Arbitrageur

Updated on April 4, 2024
Article byWallstreetmojo Team
Edited byWallstreetmojo Team
Reviewed byDheeraj Vaidya, CFA, FRM

Arbitrageur Meaning

An arbitrageur is a trader who aims to generate financial gains from the difference in a security’s price in different markets. They purchase financial assets from a market at a lower price and sell them in a different market at a higher price, thus generating a profit.

Arbitrageur

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These market participants can earn risk-free gains by capitalizing on the inefficiencies in the financial markets. Such inefficiencies can relate to any market-related aspect, such as price, regulation, or dividends. That said, price is the most common form. These traders can also take advantage of private information concerning a company to make financial gains.

Key Takeaways

  • The arbitrageur refers to the traders aiming to capitalize on inefficiencies in the financial markets to make financial gains. In other words, they simultaneously buy and sell financial assets in different markets to pocket the difference.
  • Usually, retail investors do not engage in arbitrage trading as most do not have access to the required technical resources. Moreover, retail investors may not have sufficient funds to generate meaningful profits using arbitrage.
  • Unlike speculators, hedgers and arbitrageurs are risk-averse.
  • Individuals opting for the arbitrage strategy must consider the transaction costs before executing a trade.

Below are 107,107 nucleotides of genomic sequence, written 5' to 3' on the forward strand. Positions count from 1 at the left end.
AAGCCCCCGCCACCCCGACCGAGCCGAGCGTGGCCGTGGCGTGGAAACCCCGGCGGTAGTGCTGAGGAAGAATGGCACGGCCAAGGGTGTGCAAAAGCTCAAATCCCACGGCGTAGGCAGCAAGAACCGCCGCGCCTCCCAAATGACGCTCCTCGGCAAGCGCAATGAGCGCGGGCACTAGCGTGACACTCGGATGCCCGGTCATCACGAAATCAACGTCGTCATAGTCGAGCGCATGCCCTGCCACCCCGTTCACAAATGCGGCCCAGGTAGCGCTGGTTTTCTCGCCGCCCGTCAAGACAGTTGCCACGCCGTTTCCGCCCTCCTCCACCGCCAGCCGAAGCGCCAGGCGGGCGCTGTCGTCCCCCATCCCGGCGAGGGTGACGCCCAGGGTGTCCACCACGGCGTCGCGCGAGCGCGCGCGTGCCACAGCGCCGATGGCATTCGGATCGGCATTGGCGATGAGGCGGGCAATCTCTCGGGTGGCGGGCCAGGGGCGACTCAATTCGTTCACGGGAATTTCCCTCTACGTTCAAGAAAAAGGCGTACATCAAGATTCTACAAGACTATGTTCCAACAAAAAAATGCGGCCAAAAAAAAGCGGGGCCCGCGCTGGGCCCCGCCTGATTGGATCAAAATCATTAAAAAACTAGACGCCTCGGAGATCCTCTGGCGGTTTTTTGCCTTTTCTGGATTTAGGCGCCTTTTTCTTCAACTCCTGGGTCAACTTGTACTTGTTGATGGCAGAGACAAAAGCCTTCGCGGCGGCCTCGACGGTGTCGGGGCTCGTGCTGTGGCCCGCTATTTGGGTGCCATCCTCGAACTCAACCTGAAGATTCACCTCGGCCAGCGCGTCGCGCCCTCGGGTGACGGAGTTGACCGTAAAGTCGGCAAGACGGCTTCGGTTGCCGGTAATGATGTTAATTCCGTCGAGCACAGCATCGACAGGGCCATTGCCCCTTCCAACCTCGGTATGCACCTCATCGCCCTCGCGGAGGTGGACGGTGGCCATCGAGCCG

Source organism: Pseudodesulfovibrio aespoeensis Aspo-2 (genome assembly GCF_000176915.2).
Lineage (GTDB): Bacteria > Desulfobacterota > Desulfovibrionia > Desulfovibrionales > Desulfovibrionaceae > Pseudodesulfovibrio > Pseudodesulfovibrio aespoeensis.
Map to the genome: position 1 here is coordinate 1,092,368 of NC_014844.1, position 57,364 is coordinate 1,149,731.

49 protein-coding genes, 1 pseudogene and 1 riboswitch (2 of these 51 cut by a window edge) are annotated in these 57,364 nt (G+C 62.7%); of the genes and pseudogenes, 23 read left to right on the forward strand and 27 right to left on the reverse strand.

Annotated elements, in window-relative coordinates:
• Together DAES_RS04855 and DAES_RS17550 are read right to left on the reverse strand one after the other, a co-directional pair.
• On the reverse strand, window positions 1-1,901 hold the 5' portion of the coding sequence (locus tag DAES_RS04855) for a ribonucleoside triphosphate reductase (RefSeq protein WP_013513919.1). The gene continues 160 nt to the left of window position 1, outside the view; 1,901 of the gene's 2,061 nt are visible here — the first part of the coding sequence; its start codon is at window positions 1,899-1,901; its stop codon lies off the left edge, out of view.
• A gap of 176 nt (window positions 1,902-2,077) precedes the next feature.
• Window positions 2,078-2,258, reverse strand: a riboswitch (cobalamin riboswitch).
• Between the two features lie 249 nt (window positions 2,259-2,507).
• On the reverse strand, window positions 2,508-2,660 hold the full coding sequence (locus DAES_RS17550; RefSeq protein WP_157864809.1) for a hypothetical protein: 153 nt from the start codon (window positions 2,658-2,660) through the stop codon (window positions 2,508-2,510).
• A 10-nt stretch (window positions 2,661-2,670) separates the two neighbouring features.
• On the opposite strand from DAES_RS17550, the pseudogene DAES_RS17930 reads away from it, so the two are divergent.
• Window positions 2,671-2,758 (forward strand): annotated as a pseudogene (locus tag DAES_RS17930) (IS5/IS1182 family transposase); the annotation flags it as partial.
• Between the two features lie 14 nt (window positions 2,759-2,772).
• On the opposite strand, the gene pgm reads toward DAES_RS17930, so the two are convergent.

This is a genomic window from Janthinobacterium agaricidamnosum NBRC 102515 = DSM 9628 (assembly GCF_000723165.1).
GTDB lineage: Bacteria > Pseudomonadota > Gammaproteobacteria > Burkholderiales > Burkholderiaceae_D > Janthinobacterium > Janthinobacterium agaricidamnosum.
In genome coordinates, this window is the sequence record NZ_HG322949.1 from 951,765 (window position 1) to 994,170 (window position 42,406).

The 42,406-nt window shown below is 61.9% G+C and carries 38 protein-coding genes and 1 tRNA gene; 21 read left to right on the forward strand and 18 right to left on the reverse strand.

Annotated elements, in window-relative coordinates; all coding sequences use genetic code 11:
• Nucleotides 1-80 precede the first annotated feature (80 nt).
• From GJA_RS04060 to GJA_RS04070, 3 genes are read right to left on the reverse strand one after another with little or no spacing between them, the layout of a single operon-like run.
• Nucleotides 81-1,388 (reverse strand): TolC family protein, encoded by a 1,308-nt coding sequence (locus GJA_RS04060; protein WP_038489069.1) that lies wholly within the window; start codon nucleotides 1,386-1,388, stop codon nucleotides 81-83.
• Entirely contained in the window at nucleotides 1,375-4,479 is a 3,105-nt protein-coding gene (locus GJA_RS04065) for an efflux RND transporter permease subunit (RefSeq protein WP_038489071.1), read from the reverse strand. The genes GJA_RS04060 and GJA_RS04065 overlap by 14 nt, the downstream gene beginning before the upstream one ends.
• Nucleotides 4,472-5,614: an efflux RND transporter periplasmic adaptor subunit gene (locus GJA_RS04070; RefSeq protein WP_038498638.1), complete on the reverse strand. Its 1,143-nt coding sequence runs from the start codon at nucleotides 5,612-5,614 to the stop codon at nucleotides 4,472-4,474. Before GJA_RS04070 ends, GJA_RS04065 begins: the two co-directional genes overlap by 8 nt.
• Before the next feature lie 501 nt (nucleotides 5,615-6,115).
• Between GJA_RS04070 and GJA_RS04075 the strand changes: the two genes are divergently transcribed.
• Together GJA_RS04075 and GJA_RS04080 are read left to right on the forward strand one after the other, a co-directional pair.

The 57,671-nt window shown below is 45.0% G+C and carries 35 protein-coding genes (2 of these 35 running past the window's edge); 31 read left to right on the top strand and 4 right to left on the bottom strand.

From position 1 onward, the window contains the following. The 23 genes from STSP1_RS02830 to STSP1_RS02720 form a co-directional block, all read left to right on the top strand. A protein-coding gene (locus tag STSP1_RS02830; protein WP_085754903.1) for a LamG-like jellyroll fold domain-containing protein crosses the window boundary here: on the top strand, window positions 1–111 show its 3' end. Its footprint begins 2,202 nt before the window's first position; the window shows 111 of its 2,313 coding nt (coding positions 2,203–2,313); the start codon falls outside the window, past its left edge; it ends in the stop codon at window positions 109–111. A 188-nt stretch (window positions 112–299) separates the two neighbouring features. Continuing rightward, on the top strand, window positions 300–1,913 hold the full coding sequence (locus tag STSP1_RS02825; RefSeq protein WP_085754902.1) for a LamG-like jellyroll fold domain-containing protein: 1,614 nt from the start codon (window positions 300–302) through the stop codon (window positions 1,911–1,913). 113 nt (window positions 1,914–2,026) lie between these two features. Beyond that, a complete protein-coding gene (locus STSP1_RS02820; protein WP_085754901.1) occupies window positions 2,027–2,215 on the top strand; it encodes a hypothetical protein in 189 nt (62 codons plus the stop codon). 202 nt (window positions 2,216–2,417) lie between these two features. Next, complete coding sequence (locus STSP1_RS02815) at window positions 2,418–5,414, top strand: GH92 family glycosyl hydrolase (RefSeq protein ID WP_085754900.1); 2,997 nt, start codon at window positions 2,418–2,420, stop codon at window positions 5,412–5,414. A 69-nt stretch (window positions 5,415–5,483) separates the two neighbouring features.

Arbitrageur Explained

Arbitrage refers to traders who try to generate risk-free profits by taking advantage of market inefficiencies. Their actions lead to greater efficiency in the financial markets by causing the security prices to equalize.

The arbitrage strategy involves the simultaneous buying and selling of a financial instrument, like a stock, bond, etc., in different markets to earn risk-free profit. For instance, arbitrageurs in stock markets look for price differences between the securities listed on multiple stock exchanges by purchasing undervalued shares on one exchange and short-selling the exact quantity of the overvalued shares immediately on another exchange. They make risk-free financial gains by pocketing the difference as the security prices on the two stock exchanges converge.

Moreover, as noted above, in some cases, these traders aim to make profits by using private information about an organization. For example, if a trader has information regarding an impending acquisition, they may buy shares of the organization to profit from the future price increase.